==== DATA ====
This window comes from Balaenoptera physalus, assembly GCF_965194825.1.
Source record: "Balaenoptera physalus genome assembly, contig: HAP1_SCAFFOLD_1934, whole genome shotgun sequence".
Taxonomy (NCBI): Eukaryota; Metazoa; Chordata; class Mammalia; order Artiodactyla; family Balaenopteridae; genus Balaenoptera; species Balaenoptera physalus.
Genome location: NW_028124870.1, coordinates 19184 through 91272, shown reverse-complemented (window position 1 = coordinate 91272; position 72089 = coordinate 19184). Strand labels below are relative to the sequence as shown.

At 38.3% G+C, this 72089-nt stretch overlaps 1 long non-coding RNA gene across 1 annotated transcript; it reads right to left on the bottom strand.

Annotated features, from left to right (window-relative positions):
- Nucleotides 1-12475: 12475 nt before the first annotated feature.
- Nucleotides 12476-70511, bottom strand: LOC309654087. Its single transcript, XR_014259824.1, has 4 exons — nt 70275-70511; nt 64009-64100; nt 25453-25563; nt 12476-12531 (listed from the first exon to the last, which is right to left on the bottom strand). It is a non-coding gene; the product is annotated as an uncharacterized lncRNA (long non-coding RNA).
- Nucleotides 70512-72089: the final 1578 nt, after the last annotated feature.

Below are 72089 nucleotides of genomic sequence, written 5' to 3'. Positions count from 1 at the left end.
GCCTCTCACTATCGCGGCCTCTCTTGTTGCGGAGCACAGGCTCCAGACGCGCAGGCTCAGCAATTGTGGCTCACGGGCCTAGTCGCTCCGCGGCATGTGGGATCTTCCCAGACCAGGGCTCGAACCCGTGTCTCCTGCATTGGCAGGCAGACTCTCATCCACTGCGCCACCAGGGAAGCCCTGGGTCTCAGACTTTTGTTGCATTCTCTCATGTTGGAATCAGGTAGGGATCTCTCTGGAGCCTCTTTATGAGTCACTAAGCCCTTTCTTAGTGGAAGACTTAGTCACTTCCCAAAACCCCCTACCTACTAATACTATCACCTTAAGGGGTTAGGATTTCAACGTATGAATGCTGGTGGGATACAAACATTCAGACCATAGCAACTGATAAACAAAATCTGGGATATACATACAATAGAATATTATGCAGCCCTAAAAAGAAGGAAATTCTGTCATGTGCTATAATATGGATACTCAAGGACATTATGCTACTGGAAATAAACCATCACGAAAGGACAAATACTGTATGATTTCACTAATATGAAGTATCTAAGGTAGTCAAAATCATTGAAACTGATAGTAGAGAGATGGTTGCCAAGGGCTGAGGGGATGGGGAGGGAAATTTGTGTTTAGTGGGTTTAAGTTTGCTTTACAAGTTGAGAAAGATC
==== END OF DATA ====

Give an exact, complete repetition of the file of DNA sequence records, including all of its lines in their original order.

This window comes from Balaenoptera physalus, assembly GCF_965194825.1.
Source record: "Balaenoptera physalus genome assembly, contig: HAP1_SCAFFOLD_1934, whole genome shotgun sequence".
Taxonomy (NCBI): Eukaryota; Metazoa; Chordata; class Mammalia; order Artiodactyla; family Balaenopteridae; genus Balaenoptera; species Balaenoptera physalus.
Genome location: NW_028124870.1, coordinates 19184 through 91272, shown reverse-complemented (window position 1 = coordinate 91272; position 72089 = coordinate 19184). Strand labels below are relative to the sequence as shown.

At 38.3% G+C, this 72089-nt stretch overlaps 1 long non-coding RNA gene across 1 annotated transcript; it reads right to left on the bottom strand.

Annotated features, from left to right (window-relative positions):
- Nucleotides 1-12475: 12475 nt before the first annotated feature.
- Nucleotides 12476-70511, bottom strand: LOC309654087. Its single transcript, XR_014259824.1, has 4 exons — nt 70275-70511; nt 64009-64100; nt 25453-25563; nt 12476-12531 (listed from the first exon to the last, which is right to left on the bottom strand). It is a non-coding gene; the product is annotated as an uncharacterized lncRNA (long non-coding RNA).
- Nucleotides 70512-72089: the final 1578 nt, after the last annotated feature.

Below are 72089 nucleotides of genomic sequence, written 5' to 3'. Positions count from 1 at the left end.
GCCTCTCACTATCGCGGCCTCTCTTGTTGCGGAGCACAGGCTCCAGACGCGCAGGCTCAGCAATTGTGGCTCACGGGCCTAGTCGCTCCGCGGCATGTGGGATCTTCCCAGACCAGGGCTCGAACCCGTGTCTCCTGCATTGGCAGGCAGACTCTCATCCACTGCGCCACCAGGGAAGCCCTGGGTCTCAGACTTTTGTTGCATTCTCTCATGTTGGAATCAGGTAGGGATCTCTCTGGAGCCTCTTTATGAGTCACTAAGCCCTTTCTTAGTGGAAGACTTAGTCACTTCCCAAAACCCCCTACCTACTAATACTATCACCTTAAGGGGTTAGGATTTCAACGTATGAATGCTGGTGGGATACAAACATTCAGACCATAGCAACTGATAAACAAAATCTGGGATATACATACAATAGAATATTATGCAGCCCTAAAAAGAAGGAAATTCTGTCATGTGCTATAATATGGATACTCAAGGACATTATGCTACTGGAAATAAACCATCACGAAAGGACAAATACTGTATGATTTCACTAATATGAAGTATCTAAGGTAGTCAAAATCATTGAAACTGATAGTAGAGAGATGGTTGCCAAGGGCTGAGGGGATGGGGAGGGAAATTTGTGTTTAGTGGGTTTAAGTTTGCTTTACAAGTTGAGAAAGATC